Weaving Health

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I just got back from a week of camping. I did a whole lot of mostly nothing, which was awesome and just what I needed. I did get a few things done, I read a novel for pleasure (what ), I laid in the sun a lot, I ate food other people cooked (I have no idea what was in most of it, and it was delicious), and I wove a couple baskets.

Let me tell you about weaving baskets. I posted a picture of one of my finished products. It turned out pretty well, if I do say so myself. But if you look closely, you can see that I got off to a rough start. The weaving starts from the center. My first few rows of stitches aren’t really even, and there are a couple places I missed stitches all together. There’s a big empty spot at about 6 o’clock near the center. About 6 rows of stitches in, I was starting to get the hang of it, and by the time I finished I was practically a pro. But those first few rows are a bit of a mess, and when I was working on them I felt frustrated. I felt like maybe I wasn’t any good at this, and I should just quit and find something else to do. I kept going though, and it got easier, and I got better, and after a while the people around me started noticing how well I was doing and complimenting me, and then after a little more time they started asking me for advice.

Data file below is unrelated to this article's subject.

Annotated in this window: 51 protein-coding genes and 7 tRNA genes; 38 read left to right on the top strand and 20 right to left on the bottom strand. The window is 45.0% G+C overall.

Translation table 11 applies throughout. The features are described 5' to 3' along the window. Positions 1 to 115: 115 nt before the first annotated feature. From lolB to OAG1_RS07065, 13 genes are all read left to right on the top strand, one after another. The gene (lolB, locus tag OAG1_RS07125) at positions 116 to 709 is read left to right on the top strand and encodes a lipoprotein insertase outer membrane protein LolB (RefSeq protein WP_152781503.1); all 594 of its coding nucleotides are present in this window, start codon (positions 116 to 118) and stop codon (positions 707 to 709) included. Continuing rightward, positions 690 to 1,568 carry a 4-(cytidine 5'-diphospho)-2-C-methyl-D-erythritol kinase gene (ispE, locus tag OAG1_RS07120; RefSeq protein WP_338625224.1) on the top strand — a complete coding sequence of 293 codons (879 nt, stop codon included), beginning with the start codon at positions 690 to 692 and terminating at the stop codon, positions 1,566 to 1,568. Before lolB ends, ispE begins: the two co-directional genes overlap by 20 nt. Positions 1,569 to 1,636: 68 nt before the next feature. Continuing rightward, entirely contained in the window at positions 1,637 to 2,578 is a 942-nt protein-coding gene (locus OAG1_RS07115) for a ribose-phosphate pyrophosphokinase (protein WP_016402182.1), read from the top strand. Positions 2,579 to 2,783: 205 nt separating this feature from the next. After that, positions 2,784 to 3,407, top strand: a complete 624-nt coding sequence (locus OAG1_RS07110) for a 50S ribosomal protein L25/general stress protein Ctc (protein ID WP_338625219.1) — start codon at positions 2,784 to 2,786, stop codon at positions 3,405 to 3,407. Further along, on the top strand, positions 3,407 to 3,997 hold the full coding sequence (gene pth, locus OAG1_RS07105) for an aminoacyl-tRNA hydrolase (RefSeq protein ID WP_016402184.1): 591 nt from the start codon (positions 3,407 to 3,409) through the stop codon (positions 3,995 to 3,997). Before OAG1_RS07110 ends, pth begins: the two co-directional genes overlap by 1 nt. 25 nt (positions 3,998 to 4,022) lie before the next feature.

My mom, who was camping with us, started a basket too. She had the same experience at the beginning. She felt frustrated, and said that her stitches were a mess. She asked me what she was doing wrong. I said “Nothing. Keep going! It gets easier!” She kept at it for a few minutes, but finally the frustration got the best of her and she wandered off and found something else to do.

Changing your eating and moving and living habits are sort of like my experience weaving that basket. It’s hard at first, and you make mistakes, and everything sort of looks like a mess. Lots of people get frustrated by the slowness and the mistakes and the start and stops, and believe that they’re just no good at it, and quit. But mistakes and slowness and starts and stops are normal, they are part of the learning process. EVERYONE’S basket looks like a mess when they’re first starting out. Mine did. Like my basket, my eating did and my exercising did, when I was first starting out. I didn’t get it right the first day. There were a lot of days, actually, during that first year, that I thought I was just no good at this, that it was a mistake, that I should quit because I would never get it right. But I kept going, and things got easier, and I got better at it, and after a while people started noticing and complimenting me, and after a little more time people started asking me for advice.